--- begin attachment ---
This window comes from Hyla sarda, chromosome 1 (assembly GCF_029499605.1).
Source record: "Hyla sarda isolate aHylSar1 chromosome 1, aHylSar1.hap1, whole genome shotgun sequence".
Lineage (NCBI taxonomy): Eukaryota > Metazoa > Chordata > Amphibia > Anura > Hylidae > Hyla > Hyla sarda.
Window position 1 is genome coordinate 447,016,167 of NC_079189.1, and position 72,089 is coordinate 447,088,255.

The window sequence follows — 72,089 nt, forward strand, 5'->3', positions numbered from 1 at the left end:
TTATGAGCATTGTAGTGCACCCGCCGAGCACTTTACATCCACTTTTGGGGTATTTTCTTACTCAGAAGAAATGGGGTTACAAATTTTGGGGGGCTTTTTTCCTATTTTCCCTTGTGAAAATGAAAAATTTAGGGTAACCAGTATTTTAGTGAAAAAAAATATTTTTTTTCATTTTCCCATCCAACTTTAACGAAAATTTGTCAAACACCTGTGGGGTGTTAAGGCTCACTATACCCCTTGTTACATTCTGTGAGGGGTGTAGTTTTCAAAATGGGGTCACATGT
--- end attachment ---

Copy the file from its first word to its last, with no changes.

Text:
This window comes from Hyla sarda, chromosome 1 (assembly GCF_029499605.1).
Source record: "Hyla sarda isolate aHylSar1 chromosome 1, aHylSar1.hap1, whole genome shotgun sequence".
Lineage (NCBI taxonomy): Eukaryota > Metazoa > Chordata > Amphibia > Anura > Hylidae > Hyla > Hyla sarda.
Window position 1 is genome coordinate 447,016,167 of NC_079189.1, and position 72,089 is coordinate 447,088,255.

The window sequence follows — 72,089 nt, forward strand, 5'->3', positions numbered from 1 at the left end:
TTATGAGCATTGTAGTGCACCCGCCGAGCACTTTACATCCACTTTTGGGGTATTTTCTTACTCAGAAGAAATGGGGTTACAAATTTTGGGGGGCTTTTTTCCTATTTTCCCTTGTGAAAATGAAAAATTTAGGGTAACCAGTATTTTAGTGAAAAAAAATATTTTTTTTCATTTTCCCATCCAACTTTAACGAAAATTTGTCAAACACCTGTGGGGTGTTAAGGCTCACTATACCCCTTGTTACATTCTGTGAGGGGTGTAGTTTTCAAAATGGGGTCACATGT